Photo: Maja Korpi

The machines are in motion

18 februarY – 6 MARCH 2022


With the exhibition “The machines are in motion,” Havremagasinet temporarily moves out of its premises in the garrison area and takes over Boden’s city center. Storefronts and shop windows along Kungsgatan and Drottninggatan are activated with installations, videos, and paintings. Additional artworks can be experienced at Kungsbron, Kvarnängen, and the iconic acoustic shell, Örat. Art is thus mixed up and meets its audience in everyday life.

The exhibition prompts us to contemplate what work means today and how it relates to the city, the present time, and most importantly, to freedom. We become aware of how the material conditions of a place, along with the bodies that inhabit and work within it, create both local and global connections across time and space. Like the parts of a constantly moving machinery, everything seems interconnected.

Participating artists

Fikret Atay, born in 1976 in Batman, Turkey, and currently residing and working in Örebro. He sheds light on the tensions arising from the permanent conflict between the West and the East, civilians and the military, tradition and experimentation: A situation he has experienced in his hometown of Batman, Turkey, near the border with Iraq. His simple and unpretentious style lends an apparent straightforward authenticity to his images, yet the actions of the actors appear peculiar to viewers unfamiliar with the local culture. His art has been exhibited in international museums and art centers, biennials, and is part of several important museum collections.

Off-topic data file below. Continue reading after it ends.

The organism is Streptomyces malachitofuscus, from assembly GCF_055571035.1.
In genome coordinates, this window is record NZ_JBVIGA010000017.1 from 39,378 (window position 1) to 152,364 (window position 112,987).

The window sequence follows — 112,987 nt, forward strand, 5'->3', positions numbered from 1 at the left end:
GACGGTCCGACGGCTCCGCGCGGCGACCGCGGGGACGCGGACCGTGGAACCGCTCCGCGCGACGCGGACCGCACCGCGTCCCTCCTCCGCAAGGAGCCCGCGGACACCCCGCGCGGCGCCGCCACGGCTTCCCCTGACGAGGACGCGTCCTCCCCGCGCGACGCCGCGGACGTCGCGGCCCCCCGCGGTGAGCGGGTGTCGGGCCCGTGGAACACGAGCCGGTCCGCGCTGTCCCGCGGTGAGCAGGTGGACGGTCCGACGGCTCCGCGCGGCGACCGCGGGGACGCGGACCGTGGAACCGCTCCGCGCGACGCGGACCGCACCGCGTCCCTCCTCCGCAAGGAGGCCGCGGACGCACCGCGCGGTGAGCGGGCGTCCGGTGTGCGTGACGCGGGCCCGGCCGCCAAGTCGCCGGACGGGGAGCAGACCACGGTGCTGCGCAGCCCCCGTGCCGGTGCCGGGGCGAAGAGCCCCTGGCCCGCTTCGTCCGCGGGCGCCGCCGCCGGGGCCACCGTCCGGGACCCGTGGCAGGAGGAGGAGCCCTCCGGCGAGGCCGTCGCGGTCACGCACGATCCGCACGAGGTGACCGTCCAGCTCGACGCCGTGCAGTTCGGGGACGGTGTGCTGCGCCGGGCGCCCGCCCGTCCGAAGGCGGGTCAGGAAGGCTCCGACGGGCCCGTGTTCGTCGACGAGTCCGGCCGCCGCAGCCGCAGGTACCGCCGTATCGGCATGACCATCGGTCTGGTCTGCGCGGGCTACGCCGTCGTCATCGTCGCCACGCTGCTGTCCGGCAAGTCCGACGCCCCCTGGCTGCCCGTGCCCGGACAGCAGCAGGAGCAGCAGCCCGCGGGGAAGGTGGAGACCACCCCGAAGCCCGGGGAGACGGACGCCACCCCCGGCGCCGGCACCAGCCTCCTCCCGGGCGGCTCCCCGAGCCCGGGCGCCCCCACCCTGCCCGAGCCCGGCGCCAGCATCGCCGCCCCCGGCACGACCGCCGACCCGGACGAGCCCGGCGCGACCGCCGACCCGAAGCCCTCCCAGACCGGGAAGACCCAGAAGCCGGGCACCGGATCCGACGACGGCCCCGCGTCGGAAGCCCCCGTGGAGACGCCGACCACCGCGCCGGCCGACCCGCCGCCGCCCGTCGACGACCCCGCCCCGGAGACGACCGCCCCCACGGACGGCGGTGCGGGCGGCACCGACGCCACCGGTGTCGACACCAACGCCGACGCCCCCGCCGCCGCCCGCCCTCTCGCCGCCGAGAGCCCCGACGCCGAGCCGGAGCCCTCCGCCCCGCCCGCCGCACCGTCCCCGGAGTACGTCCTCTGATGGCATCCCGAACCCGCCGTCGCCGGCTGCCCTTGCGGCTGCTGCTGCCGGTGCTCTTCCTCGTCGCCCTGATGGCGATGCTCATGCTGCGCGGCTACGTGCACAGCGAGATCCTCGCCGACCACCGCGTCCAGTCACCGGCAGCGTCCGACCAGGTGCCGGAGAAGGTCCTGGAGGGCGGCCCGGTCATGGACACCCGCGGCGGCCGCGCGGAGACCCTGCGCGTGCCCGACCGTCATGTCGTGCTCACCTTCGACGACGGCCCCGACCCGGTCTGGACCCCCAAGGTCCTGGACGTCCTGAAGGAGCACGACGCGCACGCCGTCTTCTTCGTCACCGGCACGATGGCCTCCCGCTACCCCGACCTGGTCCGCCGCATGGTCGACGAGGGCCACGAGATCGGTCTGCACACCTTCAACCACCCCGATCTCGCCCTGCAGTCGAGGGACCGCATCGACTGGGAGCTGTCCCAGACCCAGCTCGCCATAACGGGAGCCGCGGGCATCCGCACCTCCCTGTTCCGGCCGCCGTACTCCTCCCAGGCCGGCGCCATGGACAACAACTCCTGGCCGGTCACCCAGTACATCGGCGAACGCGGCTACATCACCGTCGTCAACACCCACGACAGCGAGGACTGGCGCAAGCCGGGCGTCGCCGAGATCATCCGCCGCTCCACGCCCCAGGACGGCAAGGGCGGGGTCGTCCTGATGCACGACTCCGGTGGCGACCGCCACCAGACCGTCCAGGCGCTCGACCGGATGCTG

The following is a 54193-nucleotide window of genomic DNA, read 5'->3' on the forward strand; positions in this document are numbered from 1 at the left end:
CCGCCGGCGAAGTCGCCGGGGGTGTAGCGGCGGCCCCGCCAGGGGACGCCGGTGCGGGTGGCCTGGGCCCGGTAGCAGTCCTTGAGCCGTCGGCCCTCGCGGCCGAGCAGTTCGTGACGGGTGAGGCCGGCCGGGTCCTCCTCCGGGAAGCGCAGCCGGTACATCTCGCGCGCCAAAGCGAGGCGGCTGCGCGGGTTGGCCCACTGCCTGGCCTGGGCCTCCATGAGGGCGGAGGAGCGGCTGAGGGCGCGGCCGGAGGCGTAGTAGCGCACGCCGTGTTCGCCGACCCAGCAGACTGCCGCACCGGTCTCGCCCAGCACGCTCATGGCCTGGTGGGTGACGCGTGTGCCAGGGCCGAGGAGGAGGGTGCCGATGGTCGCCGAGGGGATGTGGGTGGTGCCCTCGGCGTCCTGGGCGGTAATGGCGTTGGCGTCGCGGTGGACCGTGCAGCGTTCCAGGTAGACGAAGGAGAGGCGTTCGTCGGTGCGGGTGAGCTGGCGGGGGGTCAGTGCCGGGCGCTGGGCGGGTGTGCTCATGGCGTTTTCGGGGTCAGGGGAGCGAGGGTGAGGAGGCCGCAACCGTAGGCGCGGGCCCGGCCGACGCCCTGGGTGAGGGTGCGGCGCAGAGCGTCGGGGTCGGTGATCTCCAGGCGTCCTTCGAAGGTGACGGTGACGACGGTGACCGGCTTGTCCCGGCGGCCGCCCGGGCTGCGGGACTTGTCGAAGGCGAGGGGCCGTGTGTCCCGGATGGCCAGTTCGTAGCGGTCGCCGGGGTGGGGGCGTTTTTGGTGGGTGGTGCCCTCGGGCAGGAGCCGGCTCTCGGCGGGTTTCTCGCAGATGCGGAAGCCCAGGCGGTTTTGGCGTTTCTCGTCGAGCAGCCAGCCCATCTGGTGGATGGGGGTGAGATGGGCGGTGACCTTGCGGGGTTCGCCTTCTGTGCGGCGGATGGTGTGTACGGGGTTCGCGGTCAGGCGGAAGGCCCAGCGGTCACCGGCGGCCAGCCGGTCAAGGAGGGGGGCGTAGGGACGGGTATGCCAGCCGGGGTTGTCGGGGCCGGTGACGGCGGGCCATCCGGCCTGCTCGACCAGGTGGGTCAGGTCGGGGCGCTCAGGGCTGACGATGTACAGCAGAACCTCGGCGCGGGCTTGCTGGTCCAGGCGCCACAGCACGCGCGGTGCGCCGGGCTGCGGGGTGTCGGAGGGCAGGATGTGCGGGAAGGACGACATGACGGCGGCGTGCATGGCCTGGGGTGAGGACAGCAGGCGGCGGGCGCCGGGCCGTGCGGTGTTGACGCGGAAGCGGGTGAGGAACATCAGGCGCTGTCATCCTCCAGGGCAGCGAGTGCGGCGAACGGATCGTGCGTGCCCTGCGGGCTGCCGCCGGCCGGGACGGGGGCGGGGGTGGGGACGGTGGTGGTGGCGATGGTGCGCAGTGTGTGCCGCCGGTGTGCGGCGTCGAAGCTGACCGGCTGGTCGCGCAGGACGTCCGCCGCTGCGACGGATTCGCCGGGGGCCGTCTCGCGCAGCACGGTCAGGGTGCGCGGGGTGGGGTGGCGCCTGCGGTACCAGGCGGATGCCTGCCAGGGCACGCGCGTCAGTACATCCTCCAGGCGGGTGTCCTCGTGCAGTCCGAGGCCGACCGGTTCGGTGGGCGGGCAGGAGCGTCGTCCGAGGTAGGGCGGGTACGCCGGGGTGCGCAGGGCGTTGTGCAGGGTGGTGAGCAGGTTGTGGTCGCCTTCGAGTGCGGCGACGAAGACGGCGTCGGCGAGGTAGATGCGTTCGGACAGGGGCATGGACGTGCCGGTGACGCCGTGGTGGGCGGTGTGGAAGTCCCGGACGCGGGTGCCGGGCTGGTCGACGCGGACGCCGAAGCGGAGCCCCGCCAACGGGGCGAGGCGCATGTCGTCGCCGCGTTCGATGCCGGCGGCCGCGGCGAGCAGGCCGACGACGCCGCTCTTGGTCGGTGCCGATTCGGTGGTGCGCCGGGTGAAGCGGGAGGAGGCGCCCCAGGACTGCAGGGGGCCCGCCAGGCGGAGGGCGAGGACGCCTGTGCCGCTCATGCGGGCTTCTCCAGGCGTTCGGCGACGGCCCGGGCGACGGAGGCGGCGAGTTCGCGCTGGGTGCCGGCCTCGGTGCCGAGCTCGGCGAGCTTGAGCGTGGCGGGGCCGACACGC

Kalle Brolin has studied at Valand Academy and Umeå Academy of Fine Arts and is currently based in Malmö. He works with video installations, text and performance. His works have been exhibited at international biennials and art exhibitions. He is co-responsible for Sunshine Socialist Cinema; a solar-powered outdoor cinema, and has written for the cultural sections of Fria Tidningen as well as for several art magazines. His recent series of works, focusing on the landscapes and culture surrounding coal mines and sugar factories in southern Sweden have been exhibited at Malmö Konstmuseum and Moderna Museet in Stockholm. These works are also part of an extensive tour with exhibitions and screenings in mining and sugar towns throughout Skåne. The works have also recently been included in academic research projects.